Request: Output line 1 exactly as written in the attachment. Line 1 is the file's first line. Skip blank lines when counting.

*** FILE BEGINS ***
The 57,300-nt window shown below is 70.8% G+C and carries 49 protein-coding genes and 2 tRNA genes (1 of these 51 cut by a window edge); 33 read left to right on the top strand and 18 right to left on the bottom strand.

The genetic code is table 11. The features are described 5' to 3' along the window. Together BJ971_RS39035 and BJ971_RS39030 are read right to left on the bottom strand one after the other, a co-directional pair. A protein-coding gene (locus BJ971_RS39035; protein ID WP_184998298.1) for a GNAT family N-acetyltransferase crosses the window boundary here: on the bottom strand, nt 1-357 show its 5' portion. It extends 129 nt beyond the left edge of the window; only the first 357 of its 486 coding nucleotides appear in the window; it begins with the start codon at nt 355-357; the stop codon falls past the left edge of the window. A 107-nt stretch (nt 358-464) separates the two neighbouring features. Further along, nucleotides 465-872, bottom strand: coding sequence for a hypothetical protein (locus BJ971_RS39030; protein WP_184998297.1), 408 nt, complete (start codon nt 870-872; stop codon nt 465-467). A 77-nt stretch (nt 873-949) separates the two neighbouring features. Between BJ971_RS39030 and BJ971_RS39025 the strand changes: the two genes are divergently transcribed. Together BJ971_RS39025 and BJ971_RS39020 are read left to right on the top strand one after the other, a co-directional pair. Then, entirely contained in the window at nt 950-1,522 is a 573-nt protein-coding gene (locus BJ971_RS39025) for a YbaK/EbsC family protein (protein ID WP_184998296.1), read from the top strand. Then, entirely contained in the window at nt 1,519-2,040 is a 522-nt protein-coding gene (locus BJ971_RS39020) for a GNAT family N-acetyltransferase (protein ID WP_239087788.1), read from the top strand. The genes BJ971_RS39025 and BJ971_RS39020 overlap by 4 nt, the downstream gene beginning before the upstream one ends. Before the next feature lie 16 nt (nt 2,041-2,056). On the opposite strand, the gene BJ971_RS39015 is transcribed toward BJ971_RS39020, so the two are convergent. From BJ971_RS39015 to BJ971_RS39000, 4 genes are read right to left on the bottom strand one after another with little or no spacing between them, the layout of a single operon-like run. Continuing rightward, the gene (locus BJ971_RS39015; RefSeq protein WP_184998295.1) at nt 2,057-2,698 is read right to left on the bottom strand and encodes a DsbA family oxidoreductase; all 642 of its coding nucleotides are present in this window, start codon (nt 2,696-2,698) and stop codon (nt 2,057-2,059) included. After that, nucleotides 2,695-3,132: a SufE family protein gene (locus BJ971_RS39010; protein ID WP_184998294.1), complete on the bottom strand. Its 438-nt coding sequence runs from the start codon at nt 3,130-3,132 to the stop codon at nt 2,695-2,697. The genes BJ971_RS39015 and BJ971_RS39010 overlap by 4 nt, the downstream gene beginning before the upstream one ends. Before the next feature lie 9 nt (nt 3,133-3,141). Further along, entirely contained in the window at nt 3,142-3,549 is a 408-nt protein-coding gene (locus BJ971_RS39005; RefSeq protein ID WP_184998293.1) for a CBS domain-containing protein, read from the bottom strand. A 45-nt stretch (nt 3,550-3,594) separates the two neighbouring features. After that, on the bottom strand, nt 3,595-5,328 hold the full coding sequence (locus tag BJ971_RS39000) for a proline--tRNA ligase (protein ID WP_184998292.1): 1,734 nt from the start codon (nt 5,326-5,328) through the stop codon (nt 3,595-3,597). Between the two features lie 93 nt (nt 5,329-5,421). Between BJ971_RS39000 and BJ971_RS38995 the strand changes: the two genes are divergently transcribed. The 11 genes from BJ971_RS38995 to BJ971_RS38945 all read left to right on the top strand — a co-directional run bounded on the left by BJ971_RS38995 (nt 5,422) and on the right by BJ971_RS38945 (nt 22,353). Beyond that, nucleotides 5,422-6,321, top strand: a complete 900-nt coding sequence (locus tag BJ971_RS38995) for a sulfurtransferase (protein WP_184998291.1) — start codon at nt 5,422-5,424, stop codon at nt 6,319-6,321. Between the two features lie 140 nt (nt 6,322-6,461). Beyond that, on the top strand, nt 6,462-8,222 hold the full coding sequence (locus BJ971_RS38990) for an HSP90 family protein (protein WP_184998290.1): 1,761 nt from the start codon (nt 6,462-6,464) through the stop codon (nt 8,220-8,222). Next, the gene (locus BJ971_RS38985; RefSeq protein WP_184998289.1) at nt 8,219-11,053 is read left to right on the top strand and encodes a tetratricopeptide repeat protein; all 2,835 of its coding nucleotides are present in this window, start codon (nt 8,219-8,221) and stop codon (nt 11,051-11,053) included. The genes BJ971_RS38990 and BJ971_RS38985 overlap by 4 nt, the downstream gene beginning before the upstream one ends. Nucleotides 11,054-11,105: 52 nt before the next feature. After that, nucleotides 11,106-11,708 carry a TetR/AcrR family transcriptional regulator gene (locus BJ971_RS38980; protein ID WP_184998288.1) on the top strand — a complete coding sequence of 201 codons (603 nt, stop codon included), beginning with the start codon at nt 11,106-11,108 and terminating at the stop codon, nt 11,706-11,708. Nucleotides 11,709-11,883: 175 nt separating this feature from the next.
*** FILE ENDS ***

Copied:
The 57,300-nt window shown below is 70.8% G+C and carries 49 protein-coding genes and 2 tRNA genes (1 of these 51 cut by a window edge); 33 read left to right on the top strand and 18 right to left on the bottom strand.